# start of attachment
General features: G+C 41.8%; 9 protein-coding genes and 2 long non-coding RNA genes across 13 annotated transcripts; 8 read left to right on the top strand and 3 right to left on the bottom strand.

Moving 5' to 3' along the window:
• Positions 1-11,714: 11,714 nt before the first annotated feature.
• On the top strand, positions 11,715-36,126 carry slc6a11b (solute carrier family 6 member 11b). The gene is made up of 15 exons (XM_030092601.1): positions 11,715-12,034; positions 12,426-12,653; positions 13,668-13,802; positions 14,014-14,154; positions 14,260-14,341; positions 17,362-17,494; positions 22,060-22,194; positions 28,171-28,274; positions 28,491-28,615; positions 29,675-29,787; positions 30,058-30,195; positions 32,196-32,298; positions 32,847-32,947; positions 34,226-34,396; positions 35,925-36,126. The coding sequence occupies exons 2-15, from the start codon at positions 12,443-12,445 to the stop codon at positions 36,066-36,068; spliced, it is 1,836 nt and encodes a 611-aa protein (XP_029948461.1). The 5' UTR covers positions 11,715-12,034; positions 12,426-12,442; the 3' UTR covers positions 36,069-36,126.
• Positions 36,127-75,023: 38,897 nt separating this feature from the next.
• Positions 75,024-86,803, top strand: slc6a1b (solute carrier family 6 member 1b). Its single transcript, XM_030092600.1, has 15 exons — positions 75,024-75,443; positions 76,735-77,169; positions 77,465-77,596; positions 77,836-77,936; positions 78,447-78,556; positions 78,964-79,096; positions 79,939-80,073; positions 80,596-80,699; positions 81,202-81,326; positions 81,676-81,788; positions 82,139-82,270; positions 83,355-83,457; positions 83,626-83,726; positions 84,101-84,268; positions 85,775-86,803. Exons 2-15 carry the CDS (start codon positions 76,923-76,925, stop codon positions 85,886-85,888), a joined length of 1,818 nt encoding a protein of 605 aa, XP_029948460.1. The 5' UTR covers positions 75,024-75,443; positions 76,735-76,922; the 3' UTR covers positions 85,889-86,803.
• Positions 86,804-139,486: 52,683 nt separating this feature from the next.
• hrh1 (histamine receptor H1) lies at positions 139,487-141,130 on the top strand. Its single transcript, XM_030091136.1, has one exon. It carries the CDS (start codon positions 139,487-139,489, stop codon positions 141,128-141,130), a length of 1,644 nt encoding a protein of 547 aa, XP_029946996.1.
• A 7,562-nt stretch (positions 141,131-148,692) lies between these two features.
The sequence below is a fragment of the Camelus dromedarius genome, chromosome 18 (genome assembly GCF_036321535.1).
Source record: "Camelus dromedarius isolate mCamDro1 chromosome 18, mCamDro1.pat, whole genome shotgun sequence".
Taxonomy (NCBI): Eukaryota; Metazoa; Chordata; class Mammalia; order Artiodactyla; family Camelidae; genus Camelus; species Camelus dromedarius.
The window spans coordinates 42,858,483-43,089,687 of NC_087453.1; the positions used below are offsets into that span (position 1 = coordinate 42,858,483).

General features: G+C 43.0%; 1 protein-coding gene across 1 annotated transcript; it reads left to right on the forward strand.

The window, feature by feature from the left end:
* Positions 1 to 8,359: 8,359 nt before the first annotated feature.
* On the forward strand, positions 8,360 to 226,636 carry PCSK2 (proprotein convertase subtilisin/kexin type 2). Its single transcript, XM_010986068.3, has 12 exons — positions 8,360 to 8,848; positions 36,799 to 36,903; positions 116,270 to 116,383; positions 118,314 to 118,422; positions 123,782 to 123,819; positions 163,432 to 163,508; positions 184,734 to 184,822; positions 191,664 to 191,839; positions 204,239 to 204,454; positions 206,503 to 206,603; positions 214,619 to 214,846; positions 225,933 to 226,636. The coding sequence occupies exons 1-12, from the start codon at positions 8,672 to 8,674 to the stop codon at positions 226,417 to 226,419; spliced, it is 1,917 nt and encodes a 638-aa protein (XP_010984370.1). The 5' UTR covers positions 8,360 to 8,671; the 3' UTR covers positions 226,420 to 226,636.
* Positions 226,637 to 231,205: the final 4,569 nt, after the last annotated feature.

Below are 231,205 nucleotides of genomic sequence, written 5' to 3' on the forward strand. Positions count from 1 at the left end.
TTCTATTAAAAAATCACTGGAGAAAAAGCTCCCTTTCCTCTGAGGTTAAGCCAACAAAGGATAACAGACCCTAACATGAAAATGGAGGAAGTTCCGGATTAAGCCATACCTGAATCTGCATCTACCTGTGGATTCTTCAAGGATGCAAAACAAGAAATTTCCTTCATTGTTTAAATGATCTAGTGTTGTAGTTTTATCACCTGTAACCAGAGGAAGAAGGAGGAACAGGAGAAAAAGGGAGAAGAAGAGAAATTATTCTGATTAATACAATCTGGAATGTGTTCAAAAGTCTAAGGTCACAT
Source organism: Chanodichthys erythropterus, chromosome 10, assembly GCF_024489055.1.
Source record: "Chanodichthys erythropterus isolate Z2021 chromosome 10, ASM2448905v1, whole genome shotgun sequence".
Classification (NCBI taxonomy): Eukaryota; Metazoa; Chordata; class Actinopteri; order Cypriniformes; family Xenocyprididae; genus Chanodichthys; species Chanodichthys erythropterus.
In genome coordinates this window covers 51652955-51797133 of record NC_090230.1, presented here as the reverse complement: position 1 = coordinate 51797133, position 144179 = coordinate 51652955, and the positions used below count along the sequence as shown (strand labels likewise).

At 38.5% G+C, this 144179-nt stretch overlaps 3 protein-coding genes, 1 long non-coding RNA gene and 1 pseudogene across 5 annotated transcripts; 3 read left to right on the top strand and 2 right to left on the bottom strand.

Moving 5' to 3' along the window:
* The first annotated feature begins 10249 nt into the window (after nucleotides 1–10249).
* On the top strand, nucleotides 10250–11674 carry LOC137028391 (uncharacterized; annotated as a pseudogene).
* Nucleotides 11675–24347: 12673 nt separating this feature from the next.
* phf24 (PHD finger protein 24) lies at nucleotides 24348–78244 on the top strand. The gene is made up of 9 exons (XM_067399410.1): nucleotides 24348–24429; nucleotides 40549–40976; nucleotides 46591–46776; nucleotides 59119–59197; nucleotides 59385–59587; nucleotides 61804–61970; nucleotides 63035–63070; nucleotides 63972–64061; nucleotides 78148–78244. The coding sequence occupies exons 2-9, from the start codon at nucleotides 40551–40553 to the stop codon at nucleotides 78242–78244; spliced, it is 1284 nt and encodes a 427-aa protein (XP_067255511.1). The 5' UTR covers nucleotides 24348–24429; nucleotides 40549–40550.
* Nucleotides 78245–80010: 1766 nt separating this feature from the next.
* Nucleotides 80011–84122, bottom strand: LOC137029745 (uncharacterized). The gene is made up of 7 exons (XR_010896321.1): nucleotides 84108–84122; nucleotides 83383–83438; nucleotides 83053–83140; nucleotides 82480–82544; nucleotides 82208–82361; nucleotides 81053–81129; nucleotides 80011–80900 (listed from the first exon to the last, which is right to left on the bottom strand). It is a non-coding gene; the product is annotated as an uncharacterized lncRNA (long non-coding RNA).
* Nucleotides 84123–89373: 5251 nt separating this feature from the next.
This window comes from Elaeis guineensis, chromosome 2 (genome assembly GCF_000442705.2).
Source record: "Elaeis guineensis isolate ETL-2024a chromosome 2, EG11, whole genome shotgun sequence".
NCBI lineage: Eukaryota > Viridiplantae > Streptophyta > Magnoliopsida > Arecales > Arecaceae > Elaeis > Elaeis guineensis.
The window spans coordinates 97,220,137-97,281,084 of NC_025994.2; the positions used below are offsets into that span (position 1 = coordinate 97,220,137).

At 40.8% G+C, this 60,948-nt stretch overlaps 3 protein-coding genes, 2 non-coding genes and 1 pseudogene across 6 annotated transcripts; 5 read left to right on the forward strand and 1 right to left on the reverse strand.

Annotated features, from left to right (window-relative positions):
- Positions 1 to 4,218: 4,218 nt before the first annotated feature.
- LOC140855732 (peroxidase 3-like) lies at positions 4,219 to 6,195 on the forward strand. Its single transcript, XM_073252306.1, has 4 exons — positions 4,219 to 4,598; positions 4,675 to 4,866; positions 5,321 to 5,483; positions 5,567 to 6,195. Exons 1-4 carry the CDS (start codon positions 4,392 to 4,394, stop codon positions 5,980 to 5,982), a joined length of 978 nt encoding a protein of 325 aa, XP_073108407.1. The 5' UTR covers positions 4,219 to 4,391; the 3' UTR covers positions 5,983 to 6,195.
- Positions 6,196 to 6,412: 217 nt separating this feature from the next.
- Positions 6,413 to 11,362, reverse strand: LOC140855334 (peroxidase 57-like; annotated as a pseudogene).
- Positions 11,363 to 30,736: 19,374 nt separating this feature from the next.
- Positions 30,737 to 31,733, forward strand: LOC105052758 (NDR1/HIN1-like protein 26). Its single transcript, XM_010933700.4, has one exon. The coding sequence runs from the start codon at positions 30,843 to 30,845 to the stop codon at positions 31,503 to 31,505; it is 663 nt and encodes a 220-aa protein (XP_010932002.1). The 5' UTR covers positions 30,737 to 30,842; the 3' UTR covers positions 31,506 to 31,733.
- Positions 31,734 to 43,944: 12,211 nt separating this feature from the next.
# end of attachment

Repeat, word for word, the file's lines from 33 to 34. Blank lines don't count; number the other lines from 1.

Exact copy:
* Nucleotides 84123–89373: 5251 nt separating this feature from the next.
This window comes from Elaeis guineensis, chromosome 2 (genome assembly GCF_000442705.2).